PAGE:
For those who never heard of the Limerick Post (and that would include everyone who doesn’t live in Limerick), let me explain what it is.
The Post is a free sheet, pushed through every letterbox. It earns its crust by advertising, and to that extent it performs a useful service, especially for the dwindling number of readers who can’t use a computer. You can find out where to buy garden furniture, how to sign up for a course and what’s on in those music venues that paid for an ad.
You can look up who died and when they’ll be buried. You can read quasi-articles about anti-wrinkle injectables and fashion-show extravaganza fundraisers.
All par for the course in a small organ aimed at a smallish city. It’s good. That’s the service free ad sheets offer.
But sometimes, such publications start to get ideas about themselves. Sometimes a free advertising sheet can start to think of itself as a real newspaper and before you know where you are, it starts to take itself seriously.
That’s where the trouble starts.
This week the Limerick Post ran an editorial defending an article it published in the previous issue, and it seems logical to start there, since anyone reading it might easily form the impression that the Limerick Post was under attack.
The article is titled
[dropshadowbox]Limerick Post defends immigrant worker against attack by human rights group.[/dropshadowbox]
Now, it’s rare that we can’t get beyond the headline before starting the analysis, but the Limerick Post has given us this opportunity.
Nobody was attacked.
The human rights group Doras Luimní took issue with statements attributed to an anonymous individual quoted in the earlier Post article. That’s all. Since the Post was unwilling to identify the source of the inflammatory statements they published, Doras Luimní, even if they wished to do so, were not in a position to attack anyone.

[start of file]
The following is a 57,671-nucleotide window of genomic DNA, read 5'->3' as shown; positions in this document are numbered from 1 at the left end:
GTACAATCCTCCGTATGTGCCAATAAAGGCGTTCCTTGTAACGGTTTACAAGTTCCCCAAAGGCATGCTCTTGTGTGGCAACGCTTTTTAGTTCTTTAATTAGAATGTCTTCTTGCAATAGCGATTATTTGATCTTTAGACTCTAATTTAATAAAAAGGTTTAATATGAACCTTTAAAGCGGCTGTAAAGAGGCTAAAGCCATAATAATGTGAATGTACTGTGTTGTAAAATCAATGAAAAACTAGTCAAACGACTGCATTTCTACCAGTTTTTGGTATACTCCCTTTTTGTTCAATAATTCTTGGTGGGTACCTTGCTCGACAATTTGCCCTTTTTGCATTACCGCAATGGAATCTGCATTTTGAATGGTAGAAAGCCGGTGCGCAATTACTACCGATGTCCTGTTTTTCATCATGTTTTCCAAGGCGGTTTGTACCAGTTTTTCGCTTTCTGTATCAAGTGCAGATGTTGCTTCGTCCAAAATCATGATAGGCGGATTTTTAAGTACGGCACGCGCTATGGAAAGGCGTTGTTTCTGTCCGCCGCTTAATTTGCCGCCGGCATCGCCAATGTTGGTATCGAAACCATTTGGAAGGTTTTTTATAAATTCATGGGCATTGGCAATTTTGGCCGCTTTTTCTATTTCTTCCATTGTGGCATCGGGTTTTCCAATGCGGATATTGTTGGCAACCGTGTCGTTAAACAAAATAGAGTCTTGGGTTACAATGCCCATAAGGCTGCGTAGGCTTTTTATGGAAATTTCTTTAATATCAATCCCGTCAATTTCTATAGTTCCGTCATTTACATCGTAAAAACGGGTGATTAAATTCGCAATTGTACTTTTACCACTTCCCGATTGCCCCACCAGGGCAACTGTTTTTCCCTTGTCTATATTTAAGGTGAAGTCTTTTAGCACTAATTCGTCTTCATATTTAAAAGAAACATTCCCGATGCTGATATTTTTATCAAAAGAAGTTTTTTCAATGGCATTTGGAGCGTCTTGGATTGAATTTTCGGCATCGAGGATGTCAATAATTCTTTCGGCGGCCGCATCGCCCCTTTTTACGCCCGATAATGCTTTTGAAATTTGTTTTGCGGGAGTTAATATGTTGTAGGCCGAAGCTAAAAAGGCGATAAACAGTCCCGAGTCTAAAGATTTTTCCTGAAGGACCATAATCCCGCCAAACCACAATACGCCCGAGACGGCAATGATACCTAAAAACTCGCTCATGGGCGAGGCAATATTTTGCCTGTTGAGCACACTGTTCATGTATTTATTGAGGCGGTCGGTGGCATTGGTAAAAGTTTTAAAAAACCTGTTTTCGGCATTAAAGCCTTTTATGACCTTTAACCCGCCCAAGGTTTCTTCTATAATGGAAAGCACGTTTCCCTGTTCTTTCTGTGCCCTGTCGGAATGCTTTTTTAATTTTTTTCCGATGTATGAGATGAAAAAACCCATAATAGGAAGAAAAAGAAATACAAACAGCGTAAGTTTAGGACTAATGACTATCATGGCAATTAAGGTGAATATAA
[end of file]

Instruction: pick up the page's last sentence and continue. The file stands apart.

Clearly, somebody with influence in the free sheet doesn’t like being contradicted, and in an extraordinarily Trump-like hissy fit, chose to present criticism as an attack. I think we can see where this is going. The opening sentence of the editorial sets out the sheet’s position on the matter:
[dropshadowbox]The Limerick Post newspaper has accused a local human rights group of trying to silence the dissenting voice of a vulnerable immigrant worker and stifle the right to free editorial expression.[/dropshadowbox]
There you have it. Free editorial expression. Translate that into English and you see an outraged, red-faced bully kicking toys out of the pram. And again, if the bully behind those words understood what they were talking about, of course they would understand that free editorial expression does not include the freedom to promote vile inaccuracies and generalisations. Perhaps it would be better to report births, deaths and marriages and leave it at that.
Of course, the hubris doesn’t end there.
[dropshadowbox]… as the biggest circulating newspaper in the Mid West, it had an unparalleled reputation for promoting racial equality and integration in the region.[/dropshadowbox]
Translated into English, this means …
Well, actually this means absolutely nothing. This is simply huffing and puffing. A capable sub-editor would have been able to point this out, but of course, in the times we live in, professionals are expensive.
The real meat of the editorial comes in the following shifty paragraph:
[dropshadowbox]We stand by our report in last week’s edition in which we gave voice to an immigrant worker in a Limerick direct provision centre who expressed his concerns about increased radicalisation among young men in the centre. He claimed that staff were subjected to physical attacks and mental abuse by gangs of radical young Muslim men.[/dropshadowbox]
Of course, this isn’t what was complained about at all, as we’ll see shortly.
What the Post actually reported had little to do with conditions in the asylum centre. What they actually reported was this anonymous character’s uncorroborated opinions about immigrants in general. What the Limerick Post printed was, in reality, a shabby ill-researched pastiche of a standard Daily Mail article, recast to suit consumers of a free advertising sheet.
The current editorial is a classic example of the techniques used by schoolyard bullies for generations when confronted with their own actions.
Deny. Deny. Deny.
I have no idea who the person is behind that editorial, but the attitude is certainly that of the overbearing schoolyard bully who can’t cope with being confronted. And of course, the classic behaviour of confronted bullies is to present themselves as the victims:
[dropshadowbox]We abhor efforts by Doras Luimni to try to silence the dissenting voice of a vulnerable immigrant worker and their attempts to stifle editorial expression by the Limerick Post. We will spare no effort to defend our commercial and reputational interests in the face of an orchestrated social media campaign that is designed to stifle the very concept of freedom of the press.[/dropshadowbox]